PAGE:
Mackinac State Historic Parks is a family of living history museums and nature parks in northern Michigan’s Straits of Mackinac and is an agency within the Michigan Department of Natural Resources. Its sites—which are accredited by the American Alliance of Museums—include Fort Mackinac, Mackinac Island State Park, Historic Downtown Mackinac, and The Richard and Jane Manoogian Mackinac Art Museum on Mackinac Island, and Michilimackinac State Park, Colonial Michilimackinac, Historic Mill Creek Discovery Park, and Old Mackinac Point Lighthouse in Mackinaw City.
Visit them on the web at https://www.mackinacparks.com.
Treasures from the past come to life at this 18th-century fort and fur trading village. As you walk through the site, you are stepping back in time to 1775, when the American Revolution began. Reconstructed based on historic maps and more than 50 years of archaeological excavations that continue today, Colonial Michilimackinac offers a one-of-a-kind experience from cannon and musket firings to hearth cooking and crafts. Located on the shore of the Straits of Mackinac, visitors can enjoy stunning views of the Mackinac Bridge, the straits, and the Upper Peninsula.
The cannon blasts, the rifles fire, the soldiers march and history comes alive. The oldest building in Michigan and 13 other historical structures boast exhibits explaining everything from military training and battles to medical treatments to family life within the fort.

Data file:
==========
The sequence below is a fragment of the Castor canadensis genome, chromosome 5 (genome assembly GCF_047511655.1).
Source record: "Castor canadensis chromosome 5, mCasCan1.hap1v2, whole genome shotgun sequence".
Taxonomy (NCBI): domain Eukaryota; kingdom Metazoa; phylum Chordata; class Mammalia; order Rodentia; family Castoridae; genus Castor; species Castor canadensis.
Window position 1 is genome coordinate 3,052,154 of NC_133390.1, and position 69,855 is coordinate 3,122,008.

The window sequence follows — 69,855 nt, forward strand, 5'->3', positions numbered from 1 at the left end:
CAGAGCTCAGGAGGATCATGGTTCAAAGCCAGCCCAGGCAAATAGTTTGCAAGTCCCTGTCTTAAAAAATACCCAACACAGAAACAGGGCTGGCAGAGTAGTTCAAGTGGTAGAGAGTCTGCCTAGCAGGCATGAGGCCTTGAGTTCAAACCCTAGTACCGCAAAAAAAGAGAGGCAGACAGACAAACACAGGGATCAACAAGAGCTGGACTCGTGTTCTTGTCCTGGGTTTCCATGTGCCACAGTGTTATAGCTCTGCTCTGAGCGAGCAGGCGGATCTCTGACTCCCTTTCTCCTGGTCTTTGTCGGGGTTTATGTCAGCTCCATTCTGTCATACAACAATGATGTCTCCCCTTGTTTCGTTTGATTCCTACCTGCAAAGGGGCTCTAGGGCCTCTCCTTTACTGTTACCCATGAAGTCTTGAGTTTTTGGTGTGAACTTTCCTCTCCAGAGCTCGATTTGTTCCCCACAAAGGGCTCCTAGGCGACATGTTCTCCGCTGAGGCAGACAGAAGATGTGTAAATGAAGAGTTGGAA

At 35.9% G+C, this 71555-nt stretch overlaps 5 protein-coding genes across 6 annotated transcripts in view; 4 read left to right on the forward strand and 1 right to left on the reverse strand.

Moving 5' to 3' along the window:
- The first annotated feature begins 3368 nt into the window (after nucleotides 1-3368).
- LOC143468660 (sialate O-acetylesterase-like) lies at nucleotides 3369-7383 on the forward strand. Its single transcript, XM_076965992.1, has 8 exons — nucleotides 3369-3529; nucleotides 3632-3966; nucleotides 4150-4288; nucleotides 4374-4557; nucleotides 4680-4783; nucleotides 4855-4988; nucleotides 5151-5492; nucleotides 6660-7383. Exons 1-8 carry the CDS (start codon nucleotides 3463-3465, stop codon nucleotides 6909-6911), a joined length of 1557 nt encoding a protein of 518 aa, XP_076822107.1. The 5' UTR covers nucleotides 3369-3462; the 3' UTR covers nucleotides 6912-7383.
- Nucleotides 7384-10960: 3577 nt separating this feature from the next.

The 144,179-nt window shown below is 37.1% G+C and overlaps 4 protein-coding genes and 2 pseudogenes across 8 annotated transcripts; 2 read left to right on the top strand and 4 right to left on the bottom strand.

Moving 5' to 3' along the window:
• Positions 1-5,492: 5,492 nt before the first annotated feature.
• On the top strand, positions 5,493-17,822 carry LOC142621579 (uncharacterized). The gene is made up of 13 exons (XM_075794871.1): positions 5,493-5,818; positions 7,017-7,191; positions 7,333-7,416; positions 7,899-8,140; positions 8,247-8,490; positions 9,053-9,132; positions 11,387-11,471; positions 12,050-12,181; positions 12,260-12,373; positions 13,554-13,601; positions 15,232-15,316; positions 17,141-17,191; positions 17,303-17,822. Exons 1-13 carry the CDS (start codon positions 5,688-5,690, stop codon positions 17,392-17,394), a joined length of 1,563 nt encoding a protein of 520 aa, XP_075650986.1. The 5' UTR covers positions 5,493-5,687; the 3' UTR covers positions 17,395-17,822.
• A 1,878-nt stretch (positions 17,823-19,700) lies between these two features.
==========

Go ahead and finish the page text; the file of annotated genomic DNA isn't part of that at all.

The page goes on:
More than just a military outpost, Fort Mackinac served as a home for soldiers and their families and eventually the headquarters for Mackinac National Park, where tourists to the island visited the great fortress on the bluff, much like they do today.
Visitors can witness the power of the creek harnessed to cut timber into lumber at one of the oldest industrial sites on the Upper Great Lakes and soar like an eagle on the zip line during the Adventure Tour.
A point in the storm and a guiding beacon since 1889, Old Mackinac Point Lighthouse helped passing ships navigate through the treacherous waters of the Straits of Mackinac. There’s just as much to see from the top of the tower as inside the original buildings. Authentically restored quarters and exhibits, including the original lens, a movie, Shipwrecks of the Straits, and the Straits of Mackinac Shipwreck Museum make this “Castle of the Straits” a true gem of the Great Lakes.
Mackinac Island State Park was established in 1895. For twenty years before that it had been Mackinac National Park, the United States’ second national park. Today, over eighty percent of Mackinac Island is State Park property, and most of this park land remains in its natural condition to be enjoyed. A great variety of historic and natural resources provides something of interest for every Mackinac Island visitor. Historic landmarks, breathtaking vistas, spectacular rock formations, quiet forests and inspiring nature trails are just minutes away. The sites are accessible by foot or bike, rented horse or buggy, sightseeing carriages or horse-drawn taxi.